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Germany

(December 2013) At 7% of GDP or €187bn Germany had one of the largest current account (trade and financial balances) surpluses in the world in 2012. In 2013 a similar surplus is expected. Among the industrialised countries only Switzerland (11%), oil-exporting Norway (14%) and the Netherlands (10%) have larger surpluses. A break-down of the 2012 surplus shows that EMU (European Monetary Union) accounted for 31%, the US for 19%, non-China Asia for 15% and non-EMU Europe and other Americas for 12% each. The current Euro Area share is almost the same as in 2002 - - although it peaked at 62% in 2008. While Germany’s deficit vis-à-vis China shrank substantially, surpluses with the rest of Asia rose strongly. The bilateral surplus with the US has fallen from 63% of the total (2002) to 19%. Germany last had a deficit in 2000. France had a surplus of 3.1% of GDP in 1999 (first year of the euro) and since 2005 it has had a deficit every year. It was -2.2% in 2012.
(December 2013) The impact of culture as a potential economic engine for cities is not a new discovery but it has received a lot of attention in recent times with the growth of so-called knowledge jobs. In Germany in 2011, economists examined the contemporary economic impact of the lavish baroque opera houses that princes had constructed prior to the industrial revolution.
(November 2013) The electrical industry plays a key role in the development of economies all around the world both directly and indirectly as a supplier to other sectors. In Germany, for instance, the electrical industry is directly responsible for one-eighth of industrial output. Furthermore, 45,000 new jobs have been created in the sector since 2010, which means the electrical industry currently employs more than 840,000 people.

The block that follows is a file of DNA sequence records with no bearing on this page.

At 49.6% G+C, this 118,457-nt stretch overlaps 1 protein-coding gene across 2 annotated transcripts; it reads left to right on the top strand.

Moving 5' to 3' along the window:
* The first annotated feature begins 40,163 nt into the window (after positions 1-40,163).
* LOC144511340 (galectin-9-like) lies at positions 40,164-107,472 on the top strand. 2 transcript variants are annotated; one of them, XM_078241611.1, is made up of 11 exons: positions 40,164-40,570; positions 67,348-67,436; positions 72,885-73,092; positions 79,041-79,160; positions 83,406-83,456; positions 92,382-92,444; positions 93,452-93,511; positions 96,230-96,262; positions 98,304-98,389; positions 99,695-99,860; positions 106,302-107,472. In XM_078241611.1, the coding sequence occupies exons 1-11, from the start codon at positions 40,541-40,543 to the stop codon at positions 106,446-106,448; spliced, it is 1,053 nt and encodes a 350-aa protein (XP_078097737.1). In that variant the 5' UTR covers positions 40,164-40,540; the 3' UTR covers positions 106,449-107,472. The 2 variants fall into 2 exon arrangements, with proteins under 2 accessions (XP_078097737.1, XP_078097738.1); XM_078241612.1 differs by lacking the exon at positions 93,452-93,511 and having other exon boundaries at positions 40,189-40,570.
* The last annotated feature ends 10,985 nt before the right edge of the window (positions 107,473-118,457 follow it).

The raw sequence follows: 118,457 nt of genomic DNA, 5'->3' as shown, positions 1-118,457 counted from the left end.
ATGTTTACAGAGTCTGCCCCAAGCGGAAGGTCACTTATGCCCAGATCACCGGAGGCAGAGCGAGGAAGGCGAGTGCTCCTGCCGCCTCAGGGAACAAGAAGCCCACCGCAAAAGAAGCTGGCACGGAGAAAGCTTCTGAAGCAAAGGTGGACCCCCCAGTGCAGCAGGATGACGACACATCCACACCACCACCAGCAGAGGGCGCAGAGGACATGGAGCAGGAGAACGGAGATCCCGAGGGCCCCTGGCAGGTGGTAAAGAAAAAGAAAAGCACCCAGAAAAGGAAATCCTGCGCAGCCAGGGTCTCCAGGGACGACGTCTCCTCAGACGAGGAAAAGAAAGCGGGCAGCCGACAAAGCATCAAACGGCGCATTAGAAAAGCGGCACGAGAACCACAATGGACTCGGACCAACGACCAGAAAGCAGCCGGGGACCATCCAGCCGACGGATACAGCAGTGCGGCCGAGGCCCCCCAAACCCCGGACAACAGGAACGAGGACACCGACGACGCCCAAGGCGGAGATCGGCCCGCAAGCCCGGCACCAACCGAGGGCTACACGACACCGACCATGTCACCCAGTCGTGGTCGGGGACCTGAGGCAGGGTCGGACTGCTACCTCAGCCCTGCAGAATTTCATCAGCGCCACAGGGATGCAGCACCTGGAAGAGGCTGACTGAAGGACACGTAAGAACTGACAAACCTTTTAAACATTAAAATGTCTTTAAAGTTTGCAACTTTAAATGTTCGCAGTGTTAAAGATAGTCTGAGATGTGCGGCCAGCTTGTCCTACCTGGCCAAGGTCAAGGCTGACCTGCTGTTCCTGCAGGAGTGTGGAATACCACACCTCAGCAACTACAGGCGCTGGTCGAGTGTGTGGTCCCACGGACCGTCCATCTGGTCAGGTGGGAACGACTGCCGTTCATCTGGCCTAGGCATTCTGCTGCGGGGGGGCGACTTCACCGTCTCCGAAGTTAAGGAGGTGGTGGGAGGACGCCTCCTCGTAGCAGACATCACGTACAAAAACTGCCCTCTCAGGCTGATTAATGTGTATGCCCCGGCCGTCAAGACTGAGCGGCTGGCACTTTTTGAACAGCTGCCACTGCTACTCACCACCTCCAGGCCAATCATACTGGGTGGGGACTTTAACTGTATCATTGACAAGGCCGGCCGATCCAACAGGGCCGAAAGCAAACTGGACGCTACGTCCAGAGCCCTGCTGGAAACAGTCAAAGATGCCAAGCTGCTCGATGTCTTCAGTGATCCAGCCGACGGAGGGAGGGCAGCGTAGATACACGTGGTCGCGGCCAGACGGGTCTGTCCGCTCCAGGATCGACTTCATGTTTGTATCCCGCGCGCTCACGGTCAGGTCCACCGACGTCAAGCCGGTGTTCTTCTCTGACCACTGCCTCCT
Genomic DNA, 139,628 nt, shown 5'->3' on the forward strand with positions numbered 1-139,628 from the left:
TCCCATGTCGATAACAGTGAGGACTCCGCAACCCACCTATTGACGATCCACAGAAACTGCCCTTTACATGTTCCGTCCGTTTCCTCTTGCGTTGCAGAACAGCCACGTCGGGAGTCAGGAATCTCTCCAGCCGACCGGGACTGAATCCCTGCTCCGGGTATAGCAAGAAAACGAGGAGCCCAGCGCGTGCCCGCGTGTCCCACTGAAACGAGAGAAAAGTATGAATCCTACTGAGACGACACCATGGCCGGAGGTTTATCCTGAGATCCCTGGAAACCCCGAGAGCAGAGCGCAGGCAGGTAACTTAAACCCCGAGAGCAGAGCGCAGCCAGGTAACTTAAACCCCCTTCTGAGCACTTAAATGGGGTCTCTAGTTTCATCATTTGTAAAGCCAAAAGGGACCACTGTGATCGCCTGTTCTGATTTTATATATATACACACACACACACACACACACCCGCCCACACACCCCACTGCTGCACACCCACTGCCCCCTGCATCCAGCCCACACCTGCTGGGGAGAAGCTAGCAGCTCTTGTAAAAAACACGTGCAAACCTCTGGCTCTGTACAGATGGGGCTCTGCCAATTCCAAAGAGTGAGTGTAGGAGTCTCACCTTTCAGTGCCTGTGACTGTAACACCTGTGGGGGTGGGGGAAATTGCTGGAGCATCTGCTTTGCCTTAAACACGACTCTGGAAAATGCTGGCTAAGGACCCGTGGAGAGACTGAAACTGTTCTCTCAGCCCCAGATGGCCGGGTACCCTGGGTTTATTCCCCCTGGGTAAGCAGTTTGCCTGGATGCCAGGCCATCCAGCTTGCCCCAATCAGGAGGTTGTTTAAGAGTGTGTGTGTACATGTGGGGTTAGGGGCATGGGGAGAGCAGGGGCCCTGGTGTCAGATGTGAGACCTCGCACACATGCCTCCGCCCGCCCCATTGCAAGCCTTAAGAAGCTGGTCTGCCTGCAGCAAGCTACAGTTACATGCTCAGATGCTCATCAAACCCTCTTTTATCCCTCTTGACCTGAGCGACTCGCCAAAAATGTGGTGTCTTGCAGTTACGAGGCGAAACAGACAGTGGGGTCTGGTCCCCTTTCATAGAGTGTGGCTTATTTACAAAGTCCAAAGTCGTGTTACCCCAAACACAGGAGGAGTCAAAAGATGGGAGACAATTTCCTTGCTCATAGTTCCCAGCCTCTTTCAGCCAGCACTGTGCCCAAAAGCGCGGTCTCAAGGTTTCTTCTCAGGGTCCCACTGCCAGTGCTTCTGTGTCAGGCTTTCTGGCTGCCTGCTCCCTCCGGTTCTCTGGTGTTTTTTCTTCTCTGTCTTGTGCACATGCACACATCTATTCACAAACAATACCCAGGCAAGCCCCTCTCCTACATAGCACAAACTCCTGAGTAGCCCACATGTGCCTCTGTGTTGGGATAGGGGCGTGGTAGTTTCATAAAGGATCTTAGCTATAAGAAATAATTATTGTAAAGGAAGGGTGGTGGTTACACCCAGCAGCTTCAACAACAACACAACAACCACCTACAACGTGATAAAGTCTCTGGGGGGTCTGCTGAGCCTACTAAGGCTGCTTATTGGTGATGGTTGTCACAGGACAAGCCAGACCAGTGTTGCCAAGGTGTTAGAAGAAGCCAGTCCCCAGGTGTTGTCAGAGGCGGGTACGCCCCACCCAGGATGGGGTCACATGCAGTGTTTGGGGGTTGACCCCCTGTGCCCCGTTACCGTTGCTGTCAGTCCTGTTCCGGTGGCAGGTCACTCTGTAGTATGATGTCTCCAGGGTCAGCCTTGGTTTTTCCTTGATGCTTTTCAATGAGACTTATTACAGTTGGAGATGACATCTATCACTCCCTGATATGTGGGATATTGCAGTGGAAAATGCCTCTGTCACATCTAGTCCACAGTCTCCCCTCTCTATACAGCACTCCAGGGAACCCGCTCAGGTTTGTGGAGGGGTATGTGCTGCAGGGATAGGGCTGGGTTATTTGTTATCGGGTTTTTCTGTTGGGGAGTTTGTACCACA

(September 2013) The German federal elections produced a surprising result. For the first time since 1994, the CDU/ CSU in a landslide victory secured more than 40% of the vote, 41.5% to be precise. The conservatives are now almost back to their long-term average of 43%. They fell short of the absolute majority in the Bundestag by just 4 seats. This is a huge personal victory for Chancellor Merkel, as well as confirmation of her cautious centrist policy course in domestic affairs and the balanced approach to euro crisis management. Of course, the CDU/ CSU will be in a predominant position in any upcoming coalition.
(August 2013) Alfred Ritter heads Germany's second biggest chocolate company, especially known for its Ritter Sport brand. Ritter's company is one of the successful mainly family-run Mittelstand firms.
(August 2013) Germany achieved a budget surplus in the first half of 2013 as growth recovered in the second quarter following the stagnation of the winter months.
(August 2013) In 2011, following the Fukushima nuclear plant disaster in Japan in the aftermath of the devastating earthquake and tsunami, the German government gave in to public pressure to phase out the nuclear industry and it adopted a goal to also abandon fossil fuels. Two years later, some German's are losing enthusiasm for the shift from nuclear and fossil fuel to mainly wind and sun. While, the policy is still supported by most Germans, the moods of many are slowly changing.
(August 2013) Germany's merchandise trade surplus with the other 16 countries of the Eurozone was only €1.5bn in H1 2013 compared with €75bn with countries outside the EU.
(August 2013) Housing prices in Germany’s biggest cities are rising at the fastest pace since reunification in 1990 as investors seeking to capitalise on growth in Europe’s biggest economy turn to property, according to data compiled by Berlin-based research firm Bulwien Gesa AG. However, there is no bubble.
(June 2013) Germans have been told that cheap labour is no basis on which a rich country should compete. Yet, it has been claimed that has been the basis of the lion's share of Germany's export success in the last dozen years - - and exports have been the sole consistent source of economic growth for Germany over the same period. For too long, the idea that trade surpluses somehow prove a nation's economic worth has persisted in Germany. The resulting false sense of security has combined with the problems of Germany's southern neighbours in the euro area to make it seem that everything in the current coalition's economic policies, and with the German economy, is as good as it needs to be. But it is not.